The prezygapophyseal pedicle is short and extends slightly dorsally as well as anteriorly from the neural arch. The articular facet of the prezygapophysis lies well lateral to the neural canal, and is elongated anteroposteriorly with its long axis almost parallel to that of the neural arch. The dorsally-convex facet faces mainly dorsally and only slightly medially. A longitudinal ridge extends posteriorly from the dorsolateral edge of the prezygapophyseal pedicle, but disappears at about one third of the preserved portion of the neural arch from its anterior end. The neural arch is slightly concave medial to this ridge. The ventral edge of the prezygapophyseal pedicle forms a distinct keel, which is connected medially to the anterior articular surface of the centrum by a bridge of bone and together forms a short, longitudinal canal that was regarded as a transverse foramen (vertebrocostal canal) in azhdarchid cervicals by Martill et al. (1998), Godfrey and Currie (2005), and Henderson and Peterson (2006). This canal has a slit-like opening anteriorly and continues posteriorly into a shallow trough that is bounded dorsally by a ridge extending from the ventral edge of the prezygapophysis and ventrally by another short ridge on the centrum. Posterior to the latter ridge appears to lie another, much longer ridge on the ventrolateral aspect of the centrum, dividing this element into the lateral and ventral surfaces.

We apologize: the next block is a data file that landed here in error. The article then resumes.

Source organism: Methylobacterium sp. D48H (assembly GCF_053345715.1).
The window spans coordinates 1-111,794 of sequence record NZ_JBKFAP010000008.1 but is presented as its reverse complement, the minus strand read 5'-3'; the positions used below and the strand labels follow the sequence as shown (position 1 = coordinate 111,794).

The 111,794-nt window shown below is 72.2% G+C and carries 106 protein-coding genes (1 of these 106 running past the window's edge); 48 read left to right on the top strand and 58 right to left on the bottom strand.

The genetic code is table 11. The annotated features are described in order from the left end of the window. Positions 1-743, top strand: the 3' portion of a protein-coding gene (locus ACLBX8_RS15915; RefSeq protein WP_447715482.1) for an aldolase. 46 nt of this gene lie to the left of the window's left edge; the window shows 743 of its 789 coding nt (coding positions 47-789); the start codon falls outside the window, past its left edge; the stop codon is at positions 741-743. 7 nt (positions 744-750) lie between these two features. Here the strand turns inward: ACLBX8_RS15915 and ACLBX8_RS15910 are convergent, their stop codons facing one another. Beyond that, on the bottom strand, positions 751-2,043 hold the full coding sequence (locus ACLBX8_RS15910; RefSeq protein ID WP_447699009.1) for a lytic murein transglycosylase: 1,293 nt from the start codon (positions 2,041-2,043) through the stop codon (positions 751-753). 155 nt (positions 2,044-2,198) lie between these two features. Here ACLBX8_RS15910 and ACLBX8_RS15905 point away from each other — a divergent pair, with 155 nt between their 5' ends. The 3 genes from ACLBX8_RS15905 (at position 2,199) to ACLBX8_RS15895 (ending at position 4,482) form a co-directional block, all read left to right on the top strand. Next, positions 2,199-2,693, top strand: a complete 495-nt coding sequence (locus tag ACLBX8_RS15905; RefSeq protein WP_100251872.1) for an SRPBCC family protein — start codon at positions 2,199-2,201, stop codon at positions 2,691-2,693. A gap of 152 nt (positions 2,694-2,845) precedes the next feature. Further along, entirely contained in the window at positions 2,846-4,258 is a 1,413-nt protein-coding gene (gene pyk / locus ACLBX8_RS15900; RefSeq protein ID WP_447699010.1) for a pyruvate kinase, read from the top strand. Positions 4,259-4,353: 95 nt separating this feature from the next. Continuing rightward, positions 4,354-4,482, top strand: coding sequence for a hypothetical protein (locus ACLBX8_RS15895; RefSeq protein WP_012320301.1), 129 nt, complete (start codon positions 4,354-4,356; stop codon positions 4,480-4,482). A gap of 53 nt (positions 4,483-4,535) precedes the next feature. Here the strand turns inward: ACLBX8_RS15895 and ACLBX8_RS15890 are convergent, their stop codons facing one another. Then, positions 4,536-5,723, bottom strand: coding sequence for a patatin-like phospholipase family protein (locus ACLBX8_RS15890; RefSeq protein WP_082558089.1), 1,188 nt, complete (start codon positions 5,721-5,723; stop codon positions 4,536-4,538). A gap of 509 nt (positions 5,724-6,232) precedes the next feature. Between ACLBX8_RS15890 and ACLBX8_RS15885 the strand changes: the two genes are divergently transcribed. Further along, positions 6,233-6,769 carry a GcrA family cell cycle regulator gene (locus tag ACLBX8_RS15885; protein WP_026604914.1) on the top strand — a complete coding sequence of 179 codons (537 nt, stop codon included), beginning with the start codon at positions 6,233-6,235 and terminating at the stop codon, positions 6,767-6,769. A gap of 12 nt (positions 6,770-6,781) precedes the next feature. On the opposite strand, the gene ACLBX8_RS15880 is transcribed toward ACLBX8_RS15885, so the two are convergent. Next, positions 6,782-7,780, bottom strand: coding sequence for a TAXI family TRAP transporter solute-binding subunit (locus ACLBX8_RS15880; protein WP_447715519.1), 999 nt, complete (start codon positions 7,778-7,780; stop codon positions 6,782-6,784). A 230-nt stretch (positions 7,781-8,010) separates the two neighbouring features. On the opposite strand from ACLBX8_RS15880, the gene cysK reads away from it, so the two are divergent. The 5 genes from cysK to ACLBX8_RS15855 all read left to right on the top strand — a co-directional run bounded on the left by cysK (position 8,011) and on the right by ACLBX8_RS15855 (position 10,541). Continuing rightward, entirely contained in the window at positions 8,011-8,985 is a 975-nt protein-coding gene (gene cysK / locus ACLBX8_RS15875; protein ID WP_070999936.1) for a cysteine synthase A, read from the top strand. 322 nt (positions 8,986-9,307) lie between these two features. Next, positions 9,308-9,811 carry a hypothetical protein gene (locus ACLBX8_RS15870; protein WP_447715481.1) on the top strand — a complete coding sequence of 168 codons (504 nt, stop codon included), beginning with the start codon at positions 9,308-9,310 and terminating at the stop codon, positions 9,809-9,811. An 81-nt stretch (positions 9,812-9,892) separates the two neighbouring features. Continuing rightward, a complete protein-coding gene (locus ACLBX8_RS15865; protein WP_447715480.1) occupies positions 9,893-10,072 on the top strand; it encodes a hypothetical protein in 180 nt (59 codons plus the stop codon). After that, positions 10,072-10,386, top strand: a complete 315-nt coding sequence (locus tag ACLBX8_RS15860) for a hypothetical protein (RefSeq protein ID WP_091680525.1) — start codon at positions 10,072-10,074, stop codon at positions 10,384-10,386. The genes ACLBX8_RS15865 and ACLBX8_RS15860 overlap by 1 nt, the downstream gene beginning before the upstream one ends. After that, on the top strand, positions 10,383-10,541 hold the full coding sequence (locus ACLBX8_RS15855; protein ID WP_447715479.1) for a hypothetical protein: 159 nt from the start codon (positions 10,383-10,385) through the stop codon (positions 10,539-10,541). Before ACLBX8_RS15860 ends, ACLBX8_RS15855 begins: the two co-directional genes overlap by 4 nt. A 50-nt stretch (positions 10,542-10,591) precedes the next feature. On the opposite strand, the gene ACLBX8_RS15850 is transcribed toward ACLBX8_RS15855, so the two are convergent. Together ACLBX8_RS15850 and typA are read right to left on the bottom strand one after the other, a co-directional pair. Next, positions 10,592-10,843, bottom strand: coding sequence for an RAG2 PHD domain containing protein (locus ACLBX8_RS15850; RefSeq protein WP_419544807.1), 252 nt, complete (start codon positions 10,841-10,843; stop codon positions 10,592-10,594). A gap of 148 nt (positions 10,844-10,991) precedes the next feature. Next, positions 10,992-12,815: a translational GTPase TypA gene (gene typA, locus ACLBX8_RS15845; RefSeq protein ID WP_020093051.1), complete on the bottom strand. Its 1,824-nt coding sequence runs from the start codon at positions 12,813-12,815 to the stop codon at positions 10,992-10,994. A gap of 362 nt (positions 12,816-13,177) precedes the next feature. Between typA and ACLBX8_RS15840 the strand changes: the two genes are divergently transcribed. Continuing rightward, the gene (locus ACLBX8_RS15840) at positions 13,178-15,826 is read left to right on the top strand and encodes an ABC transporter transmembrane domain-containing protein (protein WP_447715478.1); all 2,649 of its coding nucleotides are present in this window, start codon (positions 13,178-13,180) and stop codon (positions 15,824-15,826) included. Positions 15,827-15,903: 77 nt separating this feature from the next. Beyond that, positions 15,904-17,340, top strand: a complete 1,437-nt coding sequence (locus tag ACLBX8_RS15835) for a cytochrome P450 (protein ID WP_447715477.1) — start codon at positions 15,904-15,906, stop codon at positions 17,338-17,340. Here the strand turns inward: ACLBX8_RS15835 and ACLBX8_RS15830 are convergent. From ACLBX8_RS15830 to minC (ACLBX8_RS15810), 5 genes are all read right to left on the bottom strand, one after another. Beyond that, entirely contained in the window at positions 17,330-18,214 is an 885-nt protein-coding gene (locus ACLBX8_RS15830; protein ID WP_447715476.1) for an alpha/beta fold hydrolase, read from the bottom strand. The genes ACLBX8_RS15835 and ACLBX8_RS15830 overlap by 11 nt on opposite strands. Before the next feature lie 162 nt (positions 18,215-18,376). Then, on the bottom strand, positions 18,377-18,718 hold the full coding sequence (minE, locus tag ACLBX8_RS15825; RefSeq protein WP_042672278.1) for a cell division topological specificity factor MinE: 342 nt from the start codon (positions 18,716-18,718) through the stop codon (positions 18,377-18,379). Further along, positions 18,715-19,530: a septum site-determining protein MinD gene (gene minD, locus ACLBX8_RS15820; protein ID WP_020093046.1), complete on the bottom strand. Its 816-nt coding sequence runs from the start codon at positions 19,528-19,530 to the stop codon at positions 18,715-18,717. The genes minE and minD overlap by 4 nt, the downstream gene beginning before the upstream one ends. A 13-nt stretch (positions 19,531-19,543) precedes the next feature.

The anterior articular surface of the centrum forms a mediolaterally broad and strongly concave cotyle. This articular surface extends ventrally onto the so-called “hypapo-physis”, or a median projection of the centrum.